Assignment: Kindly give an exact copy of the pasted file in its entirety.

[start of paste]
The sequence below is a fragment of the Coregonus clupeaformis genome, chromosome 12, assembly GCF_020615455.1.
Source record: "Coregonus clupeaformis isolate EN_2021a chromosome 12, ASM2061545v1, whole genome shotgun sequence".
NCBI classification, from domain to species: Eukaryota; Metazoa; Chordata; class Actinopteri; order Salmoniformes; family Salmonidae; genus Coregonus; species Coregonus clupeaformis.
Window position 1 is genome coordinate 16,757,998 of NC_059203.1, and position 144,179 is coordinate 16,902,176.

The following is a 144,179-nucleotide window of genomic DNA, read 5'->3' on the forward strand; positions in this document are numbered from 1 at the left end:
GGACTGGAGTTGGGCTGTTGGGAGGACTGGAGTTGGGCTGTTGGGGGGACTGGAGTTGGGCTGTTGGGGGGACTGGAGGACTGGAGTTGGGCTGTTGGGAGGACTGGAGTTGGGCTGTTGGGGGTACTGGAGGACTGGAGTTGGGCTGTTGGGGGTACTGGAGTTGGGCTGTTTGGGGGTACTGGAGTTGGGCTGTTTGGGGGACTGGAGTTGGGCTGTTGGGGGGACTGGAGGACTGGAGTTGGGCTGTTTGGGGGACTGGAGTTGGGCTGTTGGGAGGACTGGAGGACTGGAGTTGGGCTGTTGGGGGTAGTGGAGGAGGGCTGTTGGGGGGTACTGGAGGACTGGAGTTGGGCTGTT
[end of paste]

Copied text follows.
The sequence below is a fragment of the Coregonus clupeaformis genome, chromosome 12, assembly GCF_020615455.1.
Source record: "Coregonus clupeaformis isolate EN_2021a chromosome 12, ASM2061545v1, whole genome shotgun sequence".
NCBI classification, from domain to species: Eukaryota; Metazoa; Chordata; class Actinopteri; order Salmoniformes; family Salmonidae; genus Coregonus; species Coregonus clupeaformis.
Window position 1 is genome coordinate 16,757,998 of NC_059203.1, and position 144,179 is coordinate 16,902,176.

The following is a 144,179-nucleotide window of genomic DNA, read 5'->3' on the forward strand; positions in this document are numbered from 1 at the left end:
GGACTGGAGTTGGGCTGTTGGGAGGACTGGAGTTGGGCTGTTGGGGGGACTGGAGTTGGGCTGTTGGGGGGACTGGAGGACTGGAGTTGGGCTGTTGGGAGGACTGGAGTTGGGCTGTTGGGGGTACTGGAGGACTGGAGTTGGGCTGTTGGGGGTACTGGAGTTGGGCTGTTTGGGGGTACTGGAGTTGGGCTGTTTGGGGGACTGGAGTTGGGCTGTTGGGGGGACTGGAGGACTGGAGTTGGGCTGTTTGGGGGACTGGAGTTGGGCTGTTGGGAGGACTGGAGGACTGGAGTTGGGCTGTTGGGGGTAGTGGAGGAGGGCTGTTGGGGGGTACTGGAGGACTGGAGTTGGGCTGTT